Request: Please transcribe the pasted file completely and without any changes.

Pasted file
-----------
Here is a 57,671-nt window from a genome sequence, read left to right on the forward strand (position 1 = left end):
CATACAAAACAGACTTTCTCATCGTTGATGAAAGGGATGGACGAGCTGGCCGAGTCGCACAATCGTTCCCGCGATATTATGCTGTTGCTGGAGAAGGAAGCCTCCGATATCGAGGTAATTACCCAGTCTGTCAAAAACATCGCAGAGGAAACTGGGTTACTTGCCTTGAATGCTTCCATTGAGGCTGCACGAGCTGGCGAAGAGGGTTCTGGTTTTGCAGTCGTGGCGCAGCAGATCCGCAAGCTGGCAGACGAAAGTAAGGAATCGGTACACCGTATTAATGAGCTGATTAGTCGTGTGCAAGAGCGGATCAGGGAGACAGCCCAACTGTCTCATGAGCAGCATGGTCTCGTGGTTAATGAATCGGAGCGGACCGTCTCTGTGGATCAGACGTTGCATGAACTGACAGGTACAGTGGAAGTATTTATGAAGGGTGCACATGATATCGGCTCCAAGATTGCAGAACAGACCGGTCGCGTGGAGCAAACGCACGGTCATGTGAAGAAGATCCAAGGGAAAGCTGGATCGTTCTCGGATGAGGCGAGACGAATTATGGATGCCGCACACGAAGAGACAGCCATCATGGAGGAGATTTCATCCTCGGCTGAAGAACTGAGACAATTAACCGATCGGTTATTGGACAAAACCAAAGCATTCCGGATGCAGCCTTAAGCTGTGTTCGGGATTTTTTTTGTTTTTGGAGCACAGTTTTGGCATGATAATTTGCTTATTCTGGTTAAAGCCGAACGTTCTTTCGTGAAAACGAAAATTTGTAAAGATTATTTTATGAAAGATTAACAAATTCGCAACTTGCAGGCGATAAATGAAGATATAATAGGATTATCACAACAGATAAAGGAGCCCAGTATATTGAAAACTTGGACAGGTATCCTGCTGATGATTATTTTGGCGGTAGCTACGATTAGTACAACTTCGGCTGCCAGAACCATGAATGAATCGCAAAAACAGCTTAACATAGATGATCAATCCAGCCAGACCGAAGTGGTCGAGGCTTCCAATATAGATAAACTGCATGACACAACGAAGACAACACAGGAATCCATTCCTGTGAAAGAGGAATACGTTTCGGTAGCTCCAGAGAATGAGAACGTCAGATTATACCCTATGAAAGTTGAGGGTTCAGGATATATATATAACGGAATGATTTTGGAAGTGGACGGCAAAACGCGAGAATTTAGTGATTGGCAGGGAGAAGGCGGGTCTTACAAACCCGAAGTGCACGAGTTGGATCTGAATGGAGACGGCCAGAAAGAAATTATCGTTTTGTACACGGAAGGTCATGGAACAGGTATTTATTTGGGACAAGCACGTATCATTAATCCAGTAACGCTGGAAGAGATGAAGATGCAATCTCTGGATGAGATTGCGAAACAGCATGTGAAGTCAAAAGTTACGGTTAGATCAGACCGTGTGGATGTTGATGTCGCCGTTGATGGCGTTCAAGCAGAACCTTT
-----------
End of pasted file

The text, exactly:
Here is a 57,671-nt window from a genome sequence, read left to right on the forward strand (position 1 = left end):
CATACAAAACAGACTTTCTCATCGTTGATGAAAGGGATGGACGAGCTGGCCGAGTCGCACAATCGTTCCCGCGATATTATGCTGTTGCTGGAGAAGGAAGCCTCCGATATCGAGGTAATTACCCAGTCTGTCAAAAACATCGCAGAGGAAACTGGGTTACTTGCCTTGAATGCTTCCATTGAGGCTGCACGAGCTGGCGAAGAGGGTTCTGGTTTTGCAGTCGTGGCGCAGCAGATCCGCAAGCTGGCAGACGAAAGTAAGGAATCGGTACACCGTATTAATGAGCTGATTAGTCGTGTGCAAGAGCGGATCAGGGAGACAGCCCAACTGTCTCATGAGCAGCATGGTCTCGTGGTTAATGAATCGGAGCGGACCGTCTCTGTGGATCAGACGTTGCATGAACTGACAGGTACAGTGGAAGTATTTATGAAGGGTGCACATGATATCGGCTCCAAGATTGCAGAACAGACCGGTCGCGTGGAGCAAACGCACGGTCATGTGAAGAAGATCCAAGGGAAAGCTGGATCGTTCTCGGATGAGGCGAGACGAATTATGGATGCCGCACACGAAGAGACAGCCATCATGGAGGAGATTTCATCCTCGGCTGAAGAACTGAGACAATTAACCGATCGGTTATTGGACAAAACCAAAGCATTCCGGATGCAGCCTTAAGCTGTGTTCGGGATTTTTTTTGTTTTTGGAGCACAGTTTTGGCATGATAATTTGCTTATTCTGGTTAAAGCCGAACGTTCTTTCGTGAAAACGAAAATTTGTAAAGATTATTTTATGAAAGATTAACAAATTCGCAACTTGCAGGCGATAAATGAAGATATAATAGGATTATCACAACAGATAAAGGAGCCCAGTATATTGAAAACTTGGACAGGTATCCTGCTGATGATTATTTTGGCGGTAGCTACGATTAGTACAACTTCGGCTGCCAGAACCATGAATGAATCGCAAAAACAGCTTAACATAGATGATCAATCCAGCCAGACCGAAGTGGTCGAGGCTTCCAATATAGATAAACTGCATGACACAACGAAGACAACACAGGAATCCATTCCTGTGAAAGAGGAATACGTTTCGGTAGCTCCAGAGAATGAGAACGTCAGATTATACCCTATGAAAGTTGAGGGTTCAGGATATATATATAACGGAATGATTTTGGAAGTGGACGGCAAAACGCGAGAATTTAGTGATTGGCAGGGAGAAGGCGGGTCTTACAAACCCGAAGTGCACGAGTTGGATCTGAATGGAGACGGCCAGAAAGAAATTATCGTTTTGTACACGGAAGGTCATGGAACAGGTATTTATTTGGGACAAGCACGTATCATTAATCCAGTAACGCTGGAAGAGATGAAGATGCAATCTCTGGATGAGATTGCGAAACAGCATGTGAAGTCAAAAGTTACGGTTAGATCAGACCGTGTGGATGTTGATGTCGCCGTTGATGGCGTTCAAGCAGAACCTTT